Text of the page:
Original Research

The perceived impact of a global pandemic on a provincial department’s organisational structure

Kiara N. Nyanhongo, Lesego V. Mokhutsane, Mahlapane T. Mosebi, Thato M. Thobejane, Thabang S. Mathudi, Musawenkosi D. Saurombe
SA Journal of Human Resource Management | Vol 21 | a2254 | DOI: https://doi.org/10.4102/sajhrm.v21i0.2254 | © 2023 Kiara N. Nyanhongo, Lesego V. Mokhutsane, Mahlapane T. Mosebi, Thato M. Thobejane, Thabang S. Mathudi, Musawenkosi D. Saurombe | This work is licensed under CC Attribution 4.0
Submitted: 15 February 2023 | Published: 27 September 2023

About the author(s)

Kiara N. Nyanhongo, Department of Industrial Psychology and People Management, College of Business and Economics, University of Johannesburg, Johannesburg, South Africa
Lesego V. Mokhutsane, Department of Industrial Psychology and People Management, College of Business and Economics, University of Johannesburg, Johannesburg, South Africa
Mahlapane T. Mosebi, Department of Industrial Psychology and People Management, College of Business and Economics, University of Johannesburg, Johannesburg, South Africa
Thato M. Thobejane, Department of Industrial Psychology and People Management, College of Business and Economics, University of Johannesburg, Johannesburg, South Africa
Thabang S. Mathudi, Department of Industrial Psychology and People Management, College of Business and Economics, University of Johannesburg, Johannesburg, South Africa
Musawenkosi D. Saurombe, Department of Industrial Psychology and People Management, College of Business and Economics, University of Johannesburg, Johannesburg, South Africa

Abstract

Orientation: Several existing studies examine the effect organisational structures have on businesses, but there is limited research that considers the effects unforeseen crises have on organisational structures.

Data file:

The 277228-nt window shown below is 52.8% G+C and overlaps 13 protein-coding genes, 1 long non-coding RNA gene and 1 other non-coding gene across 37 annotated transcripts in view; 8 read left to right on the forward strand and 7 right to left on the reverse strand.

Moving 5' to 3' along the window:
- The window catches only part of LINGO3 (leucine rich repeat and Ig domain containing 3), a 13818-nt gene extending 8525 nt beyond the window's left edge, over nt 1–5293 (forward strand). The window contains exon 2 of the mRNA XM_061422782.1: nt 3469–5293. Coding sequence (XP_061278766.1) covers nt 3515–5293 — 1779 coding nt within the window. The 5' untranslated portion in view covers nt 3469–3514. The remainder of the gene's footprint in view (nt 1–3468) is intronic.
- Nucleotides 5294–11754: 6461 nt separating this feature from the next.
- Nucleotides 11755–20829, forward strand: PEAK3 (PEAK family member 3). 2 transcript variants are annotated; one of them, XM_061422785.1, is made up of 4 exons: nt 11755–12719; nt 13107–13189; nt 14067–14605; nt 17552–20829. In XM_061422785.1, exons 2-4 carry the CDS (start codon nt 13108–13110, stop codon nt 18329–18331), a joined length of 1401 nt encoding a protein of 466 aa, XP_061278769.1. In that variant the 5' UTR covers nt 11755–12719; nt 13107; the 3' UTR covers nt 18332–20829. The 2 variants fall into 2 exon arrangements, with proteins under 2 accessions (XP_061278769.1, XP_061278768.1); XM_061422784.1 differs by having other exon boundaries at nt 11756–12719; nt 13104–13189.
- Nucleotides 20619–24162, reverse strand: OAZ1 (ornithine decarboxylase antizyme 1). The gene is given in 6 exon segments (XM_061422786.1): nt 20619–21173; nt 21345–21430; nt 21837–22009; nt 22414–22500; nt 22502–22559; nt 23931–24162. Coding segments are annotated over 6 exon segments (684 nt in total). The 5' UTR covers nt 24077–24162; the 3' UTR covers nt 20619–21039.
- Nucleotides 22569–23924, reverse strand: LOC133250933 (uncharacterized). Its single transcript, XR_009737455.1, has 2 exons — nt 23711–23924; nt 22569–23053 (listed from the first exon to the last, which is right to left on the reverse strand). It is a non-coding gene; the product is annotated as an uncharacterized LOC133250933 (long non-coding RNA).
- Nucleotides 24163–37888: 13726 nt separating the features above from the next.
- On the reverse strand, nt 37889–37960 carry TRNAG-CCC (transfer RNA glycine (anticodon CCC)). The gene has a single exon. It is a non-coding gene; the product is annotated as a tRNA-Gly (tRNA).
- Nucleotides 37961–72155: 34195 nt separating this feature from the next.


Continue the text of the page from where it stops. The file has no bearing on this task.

Research purpose: The study sought to determine the effects that the coronavirus disease 2019 (COVID-19) pandemic and lockdown had on the organisational structure of a provincial health department, specifically relating to performance management, employee productivity and organisational citizenship behaviour.

Motivation for the study: Additional pressure on health workers, who were seen as ‘essential workers’ during the pandemic, motivated the investigation of how organisational structure affects employees’ ability to perform their duties during crises.

Research approach/design and method: The study employed a quantitative research approach, using surveys. A non-experimental research method and convenience sampling were employed and a sample of 207 respondents (n = 207) was achieved.

Main findings: The respondents agreed that the pandemic did not cause a decline in their performance due to effective workload management. They also agreed that they still felt passionate about their work during the pandemic. They further posited that the pandemic emphasised the importance of teamwork.

Practical/managerial implications: The study offers insights into some factors that produced successful outcomes when handling the pandemic, which can inform organisational strategy during any similar future crises.

Contribution/value-add: The study adds to the limited literature linking human resources management and change or crisis management, which is critical when navigating a rapidly changing present and an increasingly uncertain workplace future.


Keywords

organisational structure; performance management; employee productivity; organisational citizenship behaviour; COVID-19 pandemic.

JEL Codes

L20: General

Sustainable Development Goal

Goal 8: Decent work and economic growth

Metrics

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Total article views: 1068


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